Sarbanes-Oxley for Entrepreneurs
The Sarbanes-Oxley Act: Title VII— Past Violators and Investment Banks
Written by Bennet Grill for Gaebler Ventures
This article focuses on the second half of Title VII of the Sarbanes-Oxley Act. This section of the Act looks at how investment banks contributed to the financial crisis.
The seventh title of the Sarbanes-Oxley Act mandates the research and publication of a number of studies and reports regarding the accounting firms, credit rating agencies, investment banks, and past corporate malfeasance.
This article highlights and explains the required reports on past violators of securities laws and of investment banks.
The second half of title seven requires an investigation of possible violators of securities laws in the period of 1998 through 2001.
This investigation is to covers all securities professionals, including, but not limited to "public accountants, public accounting firms, investment bankers, investment advisers, brokers, dealers, and attorneys." This study aims to review not only the violation of securities law but the enforcement action that followed each violation. This study was designed to help identify the "areas of reporting that are most susceptible to fraud, inappropriate manipulation, or inappropriate earnings management."
Title seven also designates a special study of investment banks and their role assisting companies with the manipulation of earnings and "obfuscating their true financial condition."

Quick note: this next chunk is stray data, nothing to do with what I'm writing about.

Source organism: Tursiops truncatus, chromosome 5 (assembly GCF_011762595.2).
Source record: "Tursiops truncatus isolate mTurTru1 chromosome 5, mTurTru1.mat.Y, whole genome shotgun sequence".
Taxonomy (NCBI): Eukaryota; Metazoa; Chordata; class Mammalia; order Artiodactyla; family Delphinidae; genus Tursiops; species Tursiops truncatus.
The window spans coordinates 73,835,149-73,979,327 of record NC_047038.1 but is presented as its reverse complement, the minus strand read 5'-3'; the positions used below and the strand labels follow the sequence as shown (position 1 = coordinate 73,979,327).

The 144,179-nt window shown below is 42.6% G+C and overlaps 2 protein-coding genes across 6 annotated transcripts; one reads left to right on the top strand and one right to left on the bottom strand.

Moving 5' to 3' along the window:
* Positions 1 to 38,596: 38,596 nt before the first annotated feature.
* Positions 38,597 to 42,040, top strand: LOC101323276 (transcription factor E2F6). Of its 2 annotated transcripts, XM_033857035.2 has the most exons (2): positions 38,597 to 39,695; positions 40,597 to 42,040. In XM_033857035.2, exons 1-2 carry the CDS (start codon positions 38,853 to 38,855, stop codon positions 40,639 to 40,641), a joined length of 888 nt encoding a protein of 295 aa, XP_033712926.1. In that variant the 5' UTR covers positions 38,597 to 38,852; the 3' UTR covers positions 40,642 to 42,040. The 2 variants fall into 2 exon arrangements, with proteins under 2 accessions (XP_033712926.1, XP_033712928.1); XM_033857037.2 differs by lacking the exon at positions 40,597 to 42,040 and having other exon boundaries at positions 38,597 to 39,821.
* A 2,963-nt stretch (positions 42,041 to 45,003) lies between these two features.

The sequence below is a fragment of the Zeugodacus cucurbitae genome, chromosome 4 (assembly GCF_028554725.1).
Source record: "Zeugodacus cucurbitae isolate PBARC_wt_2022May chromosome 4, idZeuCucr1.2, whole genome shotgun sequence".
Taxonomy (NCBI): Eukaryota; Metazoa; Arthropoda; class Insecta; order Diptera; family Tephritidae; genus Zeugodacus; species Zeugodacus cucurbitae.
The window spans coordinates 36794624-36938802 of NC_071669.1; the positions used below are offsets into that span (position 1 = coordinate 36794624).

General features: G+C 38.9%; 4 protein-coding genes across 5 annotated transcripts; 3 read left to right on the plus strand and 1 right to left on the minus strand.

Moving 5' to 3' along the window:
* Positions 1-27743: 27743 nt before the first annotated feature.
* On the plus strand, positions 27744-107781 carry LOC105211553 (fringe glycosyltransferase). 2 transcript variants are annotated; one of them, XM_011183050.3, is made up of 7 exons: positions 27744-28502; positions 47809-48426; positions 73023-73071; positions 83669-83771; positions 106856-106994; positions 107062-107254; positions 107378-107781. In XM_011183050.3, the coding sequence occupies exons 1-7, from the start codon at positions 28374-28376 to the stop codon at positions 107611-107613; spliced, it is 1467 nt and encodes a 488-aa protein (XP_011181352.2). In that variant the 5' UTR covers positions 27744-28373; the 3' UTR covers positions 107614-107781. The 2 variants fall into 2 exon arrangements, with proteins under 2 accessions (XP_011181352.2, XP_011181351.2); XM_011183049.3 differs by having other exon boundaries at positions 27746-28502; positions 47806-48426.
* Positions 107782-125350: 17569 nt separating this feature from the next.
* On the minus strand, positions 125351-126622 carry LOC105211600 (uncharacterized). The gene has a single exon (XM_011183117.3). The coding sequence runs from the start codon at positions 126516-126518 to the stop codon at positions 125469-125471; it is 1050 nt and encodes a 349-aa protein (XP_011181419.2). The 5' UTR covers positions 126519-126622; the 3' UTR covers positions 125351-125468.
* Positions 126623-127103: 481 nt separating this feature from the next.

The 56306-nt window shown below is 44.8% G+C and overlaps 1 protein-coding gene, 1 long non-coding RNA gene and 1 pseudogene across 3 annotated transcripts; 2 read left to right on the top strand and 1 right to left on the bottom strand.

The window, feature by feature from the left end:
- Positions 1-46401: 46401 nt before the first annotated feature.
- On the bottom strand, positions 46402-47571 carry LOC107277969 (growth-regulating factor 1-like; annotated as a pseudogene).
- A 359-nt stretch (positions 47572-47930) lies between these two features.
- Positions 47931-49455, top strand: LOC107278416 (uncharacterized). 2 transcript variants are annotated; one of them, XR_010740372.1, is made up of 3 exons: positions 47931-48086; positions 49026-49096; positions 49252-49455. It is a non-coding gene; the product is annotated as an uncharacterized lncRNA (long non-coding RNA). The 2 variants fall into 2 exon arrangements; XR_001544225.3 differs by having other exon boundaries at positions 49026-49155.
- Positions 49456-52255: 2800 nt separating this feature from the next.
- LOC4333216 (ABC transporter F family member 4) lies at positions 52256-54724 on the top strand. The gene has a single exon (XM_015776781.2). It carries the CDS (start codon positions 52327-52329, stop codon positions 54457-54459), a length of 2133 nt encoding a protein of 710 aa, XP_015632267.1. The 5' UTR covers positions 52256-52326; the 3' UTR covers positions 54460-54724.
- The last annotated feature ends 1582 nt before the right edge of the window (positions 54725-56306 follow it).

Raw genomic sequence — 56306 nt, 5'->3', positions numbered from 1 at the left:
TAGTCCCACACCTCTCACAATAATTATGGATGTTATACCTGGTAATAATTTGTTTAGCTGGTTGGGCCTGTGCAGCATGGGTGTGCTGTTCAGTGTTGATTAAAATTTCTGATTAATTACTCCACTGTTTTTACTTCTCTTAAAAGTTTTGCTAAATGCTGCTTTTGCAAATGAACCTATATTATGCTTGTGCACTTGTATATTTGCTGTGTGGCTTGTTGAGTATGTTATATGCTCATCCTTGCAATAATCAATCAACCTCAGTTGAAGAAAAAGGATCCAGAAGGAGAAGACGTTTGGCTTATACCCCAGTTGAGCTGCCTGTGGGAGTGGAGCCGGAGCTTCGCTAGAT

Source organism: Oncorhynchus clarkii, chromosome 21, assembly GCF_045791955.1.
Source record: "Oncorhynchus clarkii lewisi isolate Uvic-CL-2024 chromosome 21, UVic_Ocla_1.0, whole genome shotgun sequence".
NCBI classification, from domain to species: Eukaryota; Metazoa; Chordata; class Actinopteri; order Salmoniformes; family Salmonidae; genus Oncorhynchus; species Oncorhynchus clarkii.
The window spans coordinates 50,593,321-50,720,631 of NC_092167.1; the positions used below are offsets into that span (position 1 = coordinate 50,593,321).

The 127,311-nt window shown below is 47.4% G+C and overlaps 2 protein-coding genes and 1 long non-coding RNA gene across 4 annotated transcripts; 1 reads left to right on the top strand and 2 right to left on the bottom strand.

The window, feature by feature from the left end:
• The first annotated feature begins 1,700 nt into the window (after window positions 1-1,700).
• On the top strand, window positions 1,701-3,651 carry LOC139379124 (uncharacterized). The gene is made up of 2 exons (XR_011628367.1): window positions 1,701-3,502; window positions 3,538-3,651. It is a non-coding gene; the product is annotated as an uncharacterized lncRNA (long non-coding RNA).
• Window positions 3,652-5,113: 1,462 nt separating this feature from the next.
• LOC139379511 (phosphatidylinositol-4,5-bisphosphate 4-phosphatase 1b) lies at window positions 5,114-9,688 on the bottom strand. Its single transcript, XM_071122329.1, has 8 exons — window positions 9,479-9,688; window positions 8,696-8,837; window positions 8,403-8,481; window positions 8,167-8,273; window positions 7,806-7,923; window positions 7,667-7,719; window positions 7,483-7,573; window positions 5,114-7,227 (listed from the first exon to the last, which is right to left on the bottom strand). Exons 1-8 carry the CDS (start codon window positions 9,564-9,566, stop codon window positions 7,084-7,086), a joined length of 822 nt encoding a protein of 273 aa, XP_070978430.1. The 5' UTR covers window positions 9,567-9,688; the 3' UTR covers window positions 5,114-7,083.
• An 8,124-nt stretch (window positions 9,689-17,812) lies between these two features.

This section specifically identifies the collapse of two firms--Enron Corporation and Global Crossing to study and identify exactly how earnings and the financial condition of the companies were manipulated before the resulting collapses.
In the case of Enron, the Chief Financial Officer Andrew Fastow created a number of Special Purpose Entities (SPEs) whose sole function was to hide the debt of Enron and essentially served as holding vessels for the unfavorable assets of Enron. Major investment banks, including Credit Suisse, J.P. Morgan, and Merrill Lynch participated in the financing of these Special Purpose entities knowing that they were designed to hide Enron's debt and thus project an inaccurate image of the company's financial condition.
Title seven seeks to examine and evaluate the manner in which investment banks behaved in their transactions with Enron and the related Special Purpose Entities.
Global Crossing is a large telecommunications firm which filed bankruptcy in 2002. Like many other telecom companies in the early 2000s, it was hit with hard financial losses but unlike others it continued to report record earnings. Global Crossing engaged in many capacity swaps with other communications companies--exchanges of bandwidth or communication capacities. While capacity swaps can increase a communication's company's core technology's capacity, there is no cash exchanged in this transaction. Global Crossing, with the help of a number of investment banks and Arthur Anderson, booked its capacity swaps in a manner which portrayed a large influx of money resulting from the transactions.
Title seven of the Sarbanes-Oxley Act seeks to identify the manner in which investment banks contribute to the manipulation of companies balance sheets and earnings statements.
The Sarbanes-Oxley Series -- Learn More About Sarbox
The Sarbanes-Oxley Act: An Introduction
The Sarbanes-Oxley Act: Title I
The Sarbanes-Oxley Act: Title II
The Sarbanes-Oxley Act: Title III—Audit Committees
The Sarbanes-Oxley Act: Title III—Blackout Periods
The Sarbanes-Oxley Act: Title IV
The Sarbanes-Oxley Act: Title V
The Sarbanes-Oxley Act: Title VI
The Sarbanes-Oxley Act: Title VII—Accounting Firms
The Sarbanes-Oxley Act: Title VII— Past Violators
The Sarbanes-Oxley Act: Title VIII
The Sarbanes-Oxley Act: Title IX-XI
Bennet Grill is a writer who has a passion for business and finance. He is currently an Economics major at Duke University in North Carolina.
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